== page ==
A Fastly server error takes down huge swaths of the web, rumblings on Apple’s Electric Vehicle batteries continue to emerge, and Tech Firms are changing the way they recruit talent.
It’s all the biz/tech news that’s popular right now. Welcome to Hashtag Trending! It’s Wednesday, June 9 and I’m your host Alex Coop.
Numerous websites were unavailable on Tuesday after an apparent widespread at cloud service company Fastly. Dozens of high-traffic websites including the New York Times, CNN, Twitch and the U.K. government’s home page, could not be reached.https://t.co/3Fl9MC8nrh
— The Associated Press (@AP) June 8, 2021
On Tuesday, content-delivery network Fastly experienced what they described as a “technical issue” which led to several major websites experiencing downtime. Some of the most notable websites affected include CNN, Reddit, and Amazon, among a host of other high-traffic web pages. Fastly says the outage lasted for roughly an hour and that there’s no indication yet that any foul play was involved. Compounded with the outage, experts say the event highlights the frailty of our internet’s infrastructure due to a heavy reliance on a small number of Big Tech companies hosting IT infrastructure and other services. [AP News]
— Reuters (@Reuters) June 8, 2021
Reuters is reporting that Apple is in preliminary talks with two Chinese EV battery manufacturers, CATL and BYD, about the supply of batteries for its planned electric vehicle. According to the report, Apple is pushing the manufacturers to build factories in the United States as part of the agreement, though both manufacturers have expressed a reluctance due to political tensions and cost concerns. Apple has reportedly been working on self-driving technology and aims to have the production of their passenger vehicle ready by 2024. This news comes as the new U.S. administration ramps up its efforts to attract more electric vehicle manufacturing. President Biden’s $1.7 trillion infrastructure plan includes a $174 billion allocation towards boosting the domestic electric vehicle market. [Reuters]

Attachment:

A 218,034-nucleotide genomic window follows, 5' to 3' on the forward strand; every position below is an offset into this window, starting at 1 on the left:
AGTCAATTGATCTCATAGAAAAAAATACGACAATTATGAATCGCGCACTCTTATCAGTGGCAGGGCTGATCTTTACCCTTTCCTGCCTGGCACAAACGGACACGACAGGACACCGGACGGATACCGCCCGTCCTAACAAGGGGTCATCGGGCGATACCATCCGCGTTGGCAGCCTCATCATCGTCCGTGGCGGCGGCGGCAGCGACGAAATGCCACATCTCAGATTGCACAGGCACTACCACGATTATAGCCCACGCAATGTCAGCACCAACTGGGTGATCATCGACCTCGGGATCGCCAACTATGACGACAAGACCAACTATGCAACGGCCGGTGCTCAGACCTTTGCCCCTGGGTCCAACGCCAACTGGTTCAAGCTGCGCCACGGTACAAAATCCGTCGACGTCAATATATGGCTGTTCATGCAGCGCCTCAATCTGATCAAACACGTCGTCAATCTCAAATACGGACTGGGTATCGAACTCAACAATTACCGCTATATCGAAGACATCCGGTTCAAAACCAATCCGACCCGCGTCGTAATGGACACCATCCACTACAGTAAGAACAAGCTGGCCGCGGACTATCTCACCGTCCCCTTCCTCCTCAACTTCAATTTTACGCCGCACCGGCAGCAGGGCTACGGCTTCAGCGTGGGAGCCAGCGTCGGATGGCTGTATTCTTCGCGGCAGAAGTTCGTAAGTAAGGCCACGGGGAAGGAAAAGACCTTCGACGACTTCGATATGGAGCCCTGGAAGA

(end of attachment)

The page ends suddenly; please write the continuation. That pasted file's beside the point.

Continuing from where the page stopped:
— Kevin Carmichael (@CarmichaelKevin) June 7, 2021
And lastly, tech firms across Canada are changing the way they find and recruit talent. A story from The Financial Post detailed a lack of trained and experienced workforces, leading to a shift in attitudes in the tech sector. As more organizations struggle to fill jobs with qualified workers, the importance of a four-year university degree is currently diminishing within the field. The director of programming and employment partnerships at Elevate, an organization that supports underrepresented workers in tech, was cited by the publication, noting “by the time you finish a four-year degree, what you learn at the beginning of those four years may no longer be relevant”. The Federal Government has made an effort to support the tech sector in this move, allocating $5.8 million to help fund a pilot program that will prepare thousands from the GTA for Tech-Based Jobs. If the project goes well, Economic Development Minister Mélanie Joly suggests that the initiative could grow nationwide. [Financial Post]
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